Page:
Lest there be any confusion about Restaurante Jose Maria’s specialty, the facade features a bronze cochinillo asado (roast suckling pig). Definitely my kind of place.

With some help from a Spanish-speaking friend, I’d made our reservations for the somewhat-early hour of 1:30 pm because the restaurant’s next seating wasn’t until 3:30 pm, and while I’m generally a late eater, waiting until 3:30 for lunch was pushing it.

chorizo crumbles at Jose y Maria

chorizo crumbles at Jose Maria

As soon as we sat down, a server brought a basket of bread and a shallow bowl of chorizo crumbles. There was paprika and pepper kick in there, and the pork was tender and meaty. So much better than mere bread and butter, and a fab way to start lunch. And actually, it was tastier than the starters we ordered – a forgettable 14-euro saludable de verdures (you know it’s bad news when 1/4 of your grilled vegetable platter is comprised of onion and carrot) and an overly-breaded Castilian garlic soup.

Castilian soup Castilian garlic soup at Restaurant Jose Maria

cochinillo (roast suckling pig) at Restaurant Jose y Maria

cochinillo asado (roast suckling pig) at Restaurant Jose Maria

We did, however, really love our main courses, ordering two portions of cochinillo asado and two of lechazo. Ignoring the obvious piglet ear and hoof, I devoured the light, moist meat and beautiful thin crackling. I loved how, just under the crisp and thin skin, there was a thin, flavorful layer of fat. The star attraction had, thankfully, lived up to the hype. At 21 euros a portion, it wasn’t rustic pricing, but it was worth the money. Another table near us ordered a whole cochinillo, and the servers made a big show of portioning out the piglet by eschewing a knife and using a plate edge instead (“it’s just that tender!”).

lechazo (roast suckling lamb)

lechazo (roast suckling lamb)

Our lechazo, also 21 euros a portion, wasn’t quite as good as the little piggie, but in a lamb-and-piglet face off, I’ll always choose the piglet, meaning I’m generally pre-biased towards pig. That, and the broth for the lechazo plate was unbelievably salty. Nobody at Restaurante Jose Maria could be accused of holding back on the salt.

I didn’t think we could find room for dessert, but what’s a holiday without dessert? The tarta helada al whisky was a surprisingly-yummy nut-covered ice cream cake.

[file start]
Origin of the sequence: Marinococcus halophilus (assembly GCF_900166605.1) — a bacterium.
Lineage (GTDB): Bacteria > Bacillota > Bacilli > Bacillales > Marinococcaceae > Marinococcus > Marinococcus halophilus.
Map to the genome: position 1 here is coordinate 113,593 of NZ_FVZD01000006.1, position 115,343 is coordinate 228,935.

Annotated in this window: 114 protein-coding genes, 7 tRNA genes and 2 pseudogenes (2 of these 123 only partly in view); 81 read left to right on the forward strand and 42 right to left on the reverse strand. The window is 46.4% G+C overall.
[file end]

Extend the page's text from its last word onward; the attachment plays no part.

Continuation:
The best value at lunch was, hands down, the house wine, which was a very young, plummy ribera del duero wine. At 13 euros a bottle, we happily made our way through two bottles before getting our bill at around 4 pm.

If you go, skip the starters and lamb and just go straight for the pig, the wine, and the ice cream cake.

Segovia Cathedral and Plaza Mayor

Segovia Cathedral and Plaza Mayor

Just a block away from Restaurante Jose Maria is Segovia’s main town square (Plaza Mayor) and the just-another-reminder-of- how-rich-the-Catholic-church-was Segovia Cathedral. The 450-year-old cathedral was worth a tour, but mostly for the pretty cloisters and the people-watching. The interior was otherwise really huge and bare.

The alcazar (castle) in Segovia

The alcazar (castle) in Segovia

Walking ten minutes downhill from the Cathedral, we paid 6 euros a person to see the inside of the Segovia Alcazar (where Isabella married Ferdinand, luckily for Christopher Columbus and unluckily for all the indigenous people of the Americas), and similar to that of the Cathedral, the Alcazar’s interior was pretty bare and grim. I like my castles to include lots of crystal, gold and mirrors. This one was much more a fortress than a royal crib.

old Roman aqueduct in Segovia

old Roman aqueduct in Segovia

On our walk back to our car, we took one last look at the old Roman aqueduct, briefly considered all the far-flung parts of the world where you can find these aqueducts, and then headed north to Castrillo de Duero.

Segovia was a pretty and relaxing place to spend a day, and because it’s just a 30-minute high-speed train ride from Madrid, I think it’d make a lovely day trip if you’re visiting that city. And while you’re there, get yourself some of that cochinillo at Meson Jose Maria.

Restaurante Jose Maria, just off the Plaza Mayor (Cronista Lecea 11, Segovia +34 92 146 11 11